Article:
Monday, September 26, 2005

Who’s playing politics with Katrina now? The cynicism of this administration and its minions should never be underestimated. Hordes of Republican lawmakers gathered in front of the Capitol last week to offer ideas for budget cuts to pay for billions in no-bid contracts awarded to their buddies for hurricane recovery. It goes without saying that none suggested foregoing extending the massive tax cuts for the rich. If it’s up to them (and it is), PBS, Amtrak, and foreign aid will all be down the drain. This is the best thing to happen to the GOP since the War in Iraq. They’re loving it. Slash and burn, baby, burn!

To recap: while Congress contemplates cutting already meager funding for public programs, it’s also preparing to funnel billions in public funds to well-connected, often dubiously qualified private firms. As the New York Times reported Monday, “More than 80 percent of the $1.5 billion in contracts signed by FEMA [so far] were awarded without bidding or with limited competition”—not surprisingly to Republican contributors and the party faithful. The largest no-bid contract so far was for over half a billion for debris removal going to a buddy of Mississippi’s Republican governor. The Army Corps of Engineers has admitted the undisputed asking price for that contract may have been grossly inflated. Also not surprising: two of the major contractors so far are subsidiaries of Halliburton, represented by a lobbyist who was a former campaign manager for Bush. Hmm. That’s subtle.

Bush was slow in responding to the poor folks down South left stranded in the storm, but he’s been quick to respond to his true constituency, “the haves and have-mores,” as he’s fond of calling them (and they are no doubt fond of being called). Bush himself has been called the CEO president, and like a good CEO he has delivered terrific profits to his shareholders (not the taxpayers, mind you, but his super-rich Republican patrons) and rewarded his executives, while stiffing the rest of us. None of this has been done on the sly—this administration has never been particularly subtle—and there’s no reason to expect Katrina, a human catastrophe, will warrant a new and different approach. In fact, the only difference between Katrina and that other human catastrophe, the war in Iraq, is that the president didn’t have to go to the trouble of floating false intelligence to whip up the latest storm. So much the better.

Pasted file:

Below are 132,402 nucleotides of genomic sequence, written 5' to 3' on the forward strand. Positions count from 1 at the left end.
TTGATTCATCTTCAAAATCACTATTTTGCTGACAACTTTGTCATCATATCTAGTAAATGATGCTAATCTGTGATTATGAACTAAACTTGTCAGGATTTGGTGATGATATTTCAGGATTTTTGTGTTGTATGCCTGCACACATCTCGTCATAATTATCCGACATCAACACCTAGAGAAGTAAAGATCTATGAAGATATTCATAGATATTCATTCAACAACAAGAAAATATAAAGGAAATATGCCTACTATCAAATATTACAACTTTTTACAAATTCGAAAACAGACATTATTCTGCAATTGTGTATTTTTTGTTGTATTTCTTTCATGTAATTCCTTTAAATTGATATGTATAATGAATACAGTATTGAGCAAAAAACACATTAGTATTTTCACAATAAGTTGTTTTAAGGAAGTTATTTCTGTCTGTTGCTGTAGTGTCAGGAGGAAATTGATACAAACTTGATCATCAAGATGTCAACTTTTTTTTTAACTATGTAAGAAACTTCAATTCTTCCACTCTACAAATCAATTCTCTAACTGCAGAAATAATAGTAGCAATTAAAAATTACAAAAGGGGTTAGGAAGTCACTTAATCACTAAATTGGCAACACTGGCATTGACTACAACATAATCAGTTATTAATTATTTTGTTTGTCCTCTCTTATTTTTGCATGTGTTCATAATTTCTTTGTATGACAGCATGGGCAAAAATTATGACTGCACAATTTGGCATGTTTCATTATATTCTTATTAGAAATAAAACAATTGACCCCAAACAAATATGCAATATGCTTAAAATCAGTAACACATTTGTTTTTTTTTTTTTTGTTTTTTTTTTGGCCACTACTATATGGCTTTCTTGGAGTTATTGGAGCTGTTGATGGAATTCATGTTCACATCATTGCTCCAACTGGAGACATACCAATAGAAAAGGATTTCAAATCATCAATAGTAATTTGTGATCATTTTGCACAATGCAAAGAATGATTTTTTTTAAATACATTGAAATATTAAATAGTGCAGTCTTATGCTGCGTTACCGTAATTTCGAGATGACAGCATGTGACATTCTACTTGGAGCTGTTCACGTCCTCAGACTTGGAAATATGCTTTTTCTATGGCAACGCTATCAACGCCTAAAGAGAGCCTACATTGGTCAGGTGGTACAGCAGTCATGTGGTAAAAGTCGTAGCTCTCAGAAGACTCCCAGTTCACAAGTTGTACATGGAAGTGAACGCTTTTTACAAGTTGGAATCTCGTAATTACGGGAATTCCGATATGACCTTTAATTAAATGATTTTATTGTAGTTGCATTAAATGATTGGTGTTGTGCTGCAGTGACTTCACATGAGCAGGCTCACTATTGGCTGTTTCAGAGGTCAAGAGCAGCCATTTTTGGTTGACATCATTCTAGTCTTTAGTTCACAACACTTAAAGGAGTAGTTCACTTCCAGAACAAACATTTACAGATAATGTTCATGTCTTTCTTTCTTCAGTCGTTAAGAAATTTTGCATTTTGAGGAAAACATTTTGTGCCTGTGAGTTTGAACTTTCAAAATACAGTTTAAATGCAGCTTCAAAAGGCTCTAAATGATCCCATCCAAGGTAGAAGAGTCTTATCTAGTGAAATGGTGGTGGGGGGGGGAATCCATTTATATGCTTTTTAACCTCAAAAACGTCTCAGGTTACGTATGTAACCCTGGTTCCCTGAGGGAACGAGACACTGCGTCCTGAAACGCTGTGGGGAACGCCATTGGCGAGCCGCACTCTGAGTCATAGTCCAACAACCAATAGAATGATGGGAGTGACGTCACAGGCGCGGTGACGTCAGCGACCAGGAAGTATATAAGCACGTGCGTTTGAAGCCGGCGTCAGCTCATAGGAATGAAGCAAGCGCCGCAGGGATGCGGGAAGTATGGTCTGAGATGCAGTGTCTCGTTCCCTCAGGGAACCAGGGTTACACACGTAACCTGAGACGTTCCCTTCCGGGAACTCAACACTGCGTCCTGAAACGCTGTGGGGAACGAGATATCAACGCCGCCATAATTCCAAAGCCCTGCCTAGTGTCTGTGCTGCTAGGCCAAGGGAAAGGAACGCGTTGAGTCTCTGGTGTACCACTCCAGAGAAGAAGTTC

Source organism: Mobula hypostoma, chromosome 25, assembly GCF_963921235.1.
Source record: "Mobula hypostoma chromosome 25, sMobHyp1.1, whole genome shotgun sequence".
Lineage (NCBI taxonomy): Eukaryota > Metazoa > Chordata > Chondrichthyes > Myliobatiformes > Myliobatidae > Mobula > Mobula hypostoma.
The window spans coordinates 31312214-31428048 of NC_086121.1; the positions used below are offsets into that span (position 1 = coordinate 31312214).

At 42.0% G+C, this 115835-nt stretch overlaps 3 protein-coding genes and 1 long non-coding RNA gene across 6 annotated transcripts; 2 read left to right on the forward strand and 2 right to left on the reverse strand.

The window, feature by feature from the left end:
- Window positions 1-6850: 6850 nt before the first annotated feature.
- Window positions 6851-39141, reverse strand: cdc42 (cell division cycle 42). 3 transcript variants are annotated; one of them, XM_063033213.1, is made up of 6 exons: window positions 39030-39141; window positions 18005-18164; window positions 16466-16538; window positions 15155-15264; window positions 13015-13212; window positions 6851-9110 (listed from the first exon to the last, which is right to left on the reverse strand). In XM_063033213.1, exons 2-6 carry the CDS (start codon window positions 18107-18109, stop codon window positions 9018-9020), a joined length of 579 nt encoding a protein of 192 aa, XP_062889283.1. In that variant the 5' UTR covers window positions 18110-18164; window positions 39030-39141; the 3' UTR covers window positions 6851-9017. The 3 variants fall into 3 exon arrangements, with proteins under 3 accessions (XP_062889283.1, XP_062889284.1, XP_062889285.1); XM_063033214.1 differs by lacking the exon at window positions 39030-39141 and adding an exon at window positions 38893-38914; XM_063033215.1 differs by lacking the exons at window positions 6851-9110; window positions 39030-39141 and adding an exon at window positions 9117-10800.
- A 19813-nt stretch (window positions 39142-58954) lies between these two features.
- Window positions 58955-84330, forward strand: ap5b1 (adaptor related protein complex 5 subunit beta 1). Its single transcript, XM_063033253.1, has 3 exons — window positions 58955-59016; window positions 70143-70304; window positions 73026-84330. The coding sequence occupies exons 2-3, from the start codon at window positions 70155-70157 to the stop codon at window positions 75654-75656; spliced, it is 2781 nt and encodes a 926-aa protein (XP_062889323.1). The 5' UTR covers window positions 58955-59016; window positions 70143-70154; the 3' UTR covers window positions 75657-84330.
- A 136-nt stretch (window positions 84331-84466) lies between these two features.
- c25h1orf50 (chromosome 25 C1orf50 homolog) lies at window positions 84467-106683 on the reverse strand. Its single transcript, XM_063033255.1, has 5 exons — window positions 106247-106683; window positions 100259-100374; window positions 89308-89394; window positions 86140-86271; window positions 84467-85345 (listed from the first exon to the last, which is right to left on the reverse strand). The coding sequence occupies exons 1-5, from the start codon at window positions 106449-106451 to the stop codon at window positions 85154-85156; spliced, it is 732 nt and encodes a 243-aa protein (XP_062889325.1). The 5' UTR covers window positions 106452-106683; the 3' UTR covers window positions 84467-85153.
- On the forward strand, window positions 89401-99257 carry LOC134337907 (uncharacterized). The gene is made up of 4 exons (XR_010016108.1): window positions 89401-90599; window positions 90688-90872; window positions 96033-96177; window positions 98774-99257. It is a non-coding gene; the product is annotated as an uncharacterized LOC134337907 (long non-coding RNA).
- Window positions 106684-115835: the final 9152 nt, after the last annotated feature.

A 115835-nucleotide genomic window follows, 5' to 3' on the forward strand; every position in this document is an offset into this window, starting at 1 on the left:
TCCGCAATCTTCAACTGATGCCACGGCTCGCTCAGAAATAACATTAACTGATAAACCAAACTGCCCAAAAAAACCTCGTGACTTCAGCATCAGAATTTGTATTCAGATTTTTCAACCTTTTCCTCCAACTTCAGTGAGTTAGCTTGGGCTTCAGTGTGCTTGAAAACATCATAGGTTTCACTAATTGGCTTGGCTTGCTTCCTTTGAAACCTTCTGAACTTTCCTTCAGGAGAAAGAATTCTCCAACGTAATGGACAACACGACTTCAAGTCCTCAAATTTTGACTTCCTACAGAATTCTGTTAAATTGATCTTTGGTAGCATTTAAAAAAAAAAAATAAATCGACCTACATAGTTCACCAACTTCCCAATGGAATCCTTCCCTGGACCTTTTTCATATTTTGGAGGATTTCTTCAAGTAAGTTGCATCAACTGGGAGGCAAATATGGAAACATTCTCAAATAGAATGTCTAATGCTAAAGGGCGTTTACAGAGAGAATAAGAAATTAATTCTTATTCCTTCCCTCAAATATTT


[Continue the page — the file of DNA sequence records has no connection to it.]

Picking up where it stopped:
Because Bush really can’t be bothered. The truth is, watching the president reclining in an easy chair for a briefing on Hurricane Rita at Randolph Air Force Base last weekend, the very picture of perfect lassitude, I was reminded of his performance in the first of his presidential debates with John Kerry, where he struggled to stay awake, sighed, and stifled the occasional yawn. It’s past time to offer our bored CEO-in-chief his golden parachute, and send him back to Crawford, where he would be happier, and we would all be better off.

Tuesday, September 20, 2005

Mere days into the latest natural catastrophe I began hearing about “Katrina fatigue”: a term meant to describe not the condition of hurricane victims, but that of their television audience, growing bored with the spectacle. The opening act was riveting, but the second has been overlong, stagy, and full of more bluster than the storm itself. Can you imagine staying for the third? Let’s sneak out during intermission, and go on a bender instead.